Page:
July 28, 2006

Geronimo, the graphic novel

I just came across a 2005 graphic novel on Geronimo. I looked it over in my local shop but didn't get it. The following review by Jim Witt reflects my views on it.With Geronimo: The Last Apache Warrior, Moonstone Books adds another figure from American Western mythology to its roster of Western icons, a lineup that already includes Wyatt Earp, The Cisco Kid, and Belle Starr. The Last Apache Warrior is a 64-page graphic novel that lives up to what I've come to expect from Moonstone's books, both in terms of their willingness to publish "genre" material that isn't aimed squarely at the mainstream, and the occasional sloppiness and the lack of polish that is often evident in their finished product.

"Call me Goyahkla," says an aging Geronimo, addressing the reader in the narrative's opening line. The first segment of the book is framed as a series of stories told to a member of Geronimo's last band of fighting men, a meagre group of 16 warriors facing its final battle. In the second chapter, the story is continued in the form of an epic-style poem, and in the final pages, a series of full-page drawings accompanied by "headlines" and narration paints the further history of Geronimo and his people. It's an interesting concept, and given a stronger, more focused plot and less self-indulgent writing (particularly in the poetic sequence, which makes a grasp at profundity without capturing it), it's a concept that could have worked. Unfortunately, in the final analysis, it doesn't.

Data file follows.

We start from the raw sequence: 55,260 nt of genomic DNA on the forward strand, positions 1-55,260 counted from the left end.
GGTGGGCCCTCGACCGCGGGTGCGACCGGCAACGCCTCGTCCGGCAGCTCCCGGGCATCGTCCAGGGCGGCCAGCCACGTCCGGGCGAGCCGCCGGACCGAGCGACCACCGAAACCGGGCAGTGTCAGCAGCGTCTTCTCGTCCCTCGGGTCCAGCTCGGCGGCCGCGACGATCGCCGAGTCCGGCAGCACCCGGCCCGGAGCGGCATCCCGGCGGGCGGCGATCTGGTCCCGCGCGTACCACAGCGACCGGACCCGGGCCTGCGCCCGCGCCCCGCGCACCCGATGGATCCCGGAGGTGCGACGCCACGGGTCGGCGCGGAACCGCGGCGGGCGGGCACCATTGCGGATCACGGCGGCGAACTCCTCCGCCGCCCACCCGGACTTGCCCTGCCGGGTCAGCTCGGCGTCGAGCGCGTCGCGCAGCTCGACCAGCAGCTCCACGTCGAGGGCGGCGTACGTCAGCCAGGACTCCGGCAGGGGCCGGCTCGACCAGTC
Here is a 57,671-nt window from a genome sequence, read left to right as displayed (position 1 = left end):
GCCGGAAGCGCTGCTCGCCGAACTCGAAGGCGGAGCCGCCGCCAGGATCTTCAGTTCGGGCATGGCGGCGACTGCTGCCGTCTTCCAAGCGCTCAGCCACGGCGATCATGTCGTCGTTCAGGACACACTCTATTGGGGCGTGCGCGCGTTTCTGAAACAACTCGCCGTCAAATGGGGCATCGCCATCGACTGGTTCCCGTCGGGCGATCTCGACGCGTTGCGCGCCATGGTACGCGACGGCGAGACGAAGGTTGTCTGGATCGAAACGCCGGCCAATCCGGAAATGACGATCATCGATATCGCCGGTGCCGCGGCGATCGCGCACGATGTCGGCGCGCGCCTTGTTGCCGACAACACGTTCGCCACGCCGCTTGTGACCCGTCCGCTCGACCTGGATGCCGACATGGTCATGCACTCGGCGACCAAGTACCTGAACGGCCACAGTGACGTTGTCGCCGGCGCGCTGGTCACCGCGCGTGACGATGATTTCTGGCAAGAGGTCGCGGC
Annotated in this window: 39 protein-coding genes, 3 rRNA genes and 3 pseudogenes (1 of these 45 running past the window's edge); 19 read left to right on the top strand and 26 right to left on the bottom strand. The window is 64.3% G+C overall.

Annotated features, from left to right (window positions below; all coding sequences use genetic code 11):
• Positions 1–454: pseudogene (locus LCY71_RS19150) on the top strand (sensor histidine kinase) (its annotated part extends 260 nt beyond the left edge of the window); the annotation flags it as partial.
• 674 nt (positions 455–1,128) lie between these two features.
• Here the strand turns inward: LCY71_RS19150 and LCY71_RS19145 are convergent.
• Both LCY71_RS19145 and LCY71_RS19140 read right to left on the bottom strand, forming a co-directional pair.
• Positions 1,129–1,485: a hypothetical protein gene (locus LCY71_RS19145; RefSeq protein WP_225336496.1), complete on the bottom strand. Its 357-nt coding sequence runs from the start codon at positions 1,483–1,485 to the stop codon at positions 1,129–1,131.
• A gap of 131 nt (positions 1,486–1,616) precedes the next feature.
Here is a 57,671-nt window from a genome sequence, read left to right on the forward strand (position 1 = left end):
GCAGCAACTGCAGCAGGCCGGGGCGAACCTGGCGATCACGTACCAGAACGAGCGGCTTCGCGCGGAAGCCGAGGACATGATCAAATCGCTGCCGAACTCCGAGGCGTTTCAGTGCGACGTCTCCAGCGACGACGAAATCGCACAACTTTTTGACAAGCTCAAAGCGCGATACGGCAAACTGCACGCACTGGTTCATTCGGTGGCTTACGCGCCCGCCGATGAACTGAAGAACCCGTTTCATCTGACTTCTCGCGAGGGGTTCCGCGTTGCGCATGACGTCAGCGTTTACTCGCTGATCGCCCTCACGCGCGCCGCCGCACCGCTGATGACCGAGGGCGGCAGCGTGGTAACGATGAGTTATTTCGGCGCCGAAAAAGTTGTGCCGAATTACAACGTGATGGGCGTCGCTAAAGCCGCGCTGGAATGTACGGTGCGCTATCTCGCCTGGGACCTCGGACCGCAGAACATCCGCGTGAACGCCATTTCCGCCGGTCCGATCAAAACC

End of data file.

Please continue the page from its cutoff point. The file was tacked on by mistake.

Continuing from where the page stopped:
As Witt indicates, it's more of a poetic ode to Geronimo than a story about his life. Witt's rating of 2.5/5 seems about right to me. To buy a copy, go to Geronimo:  The Last Apache Warrior.

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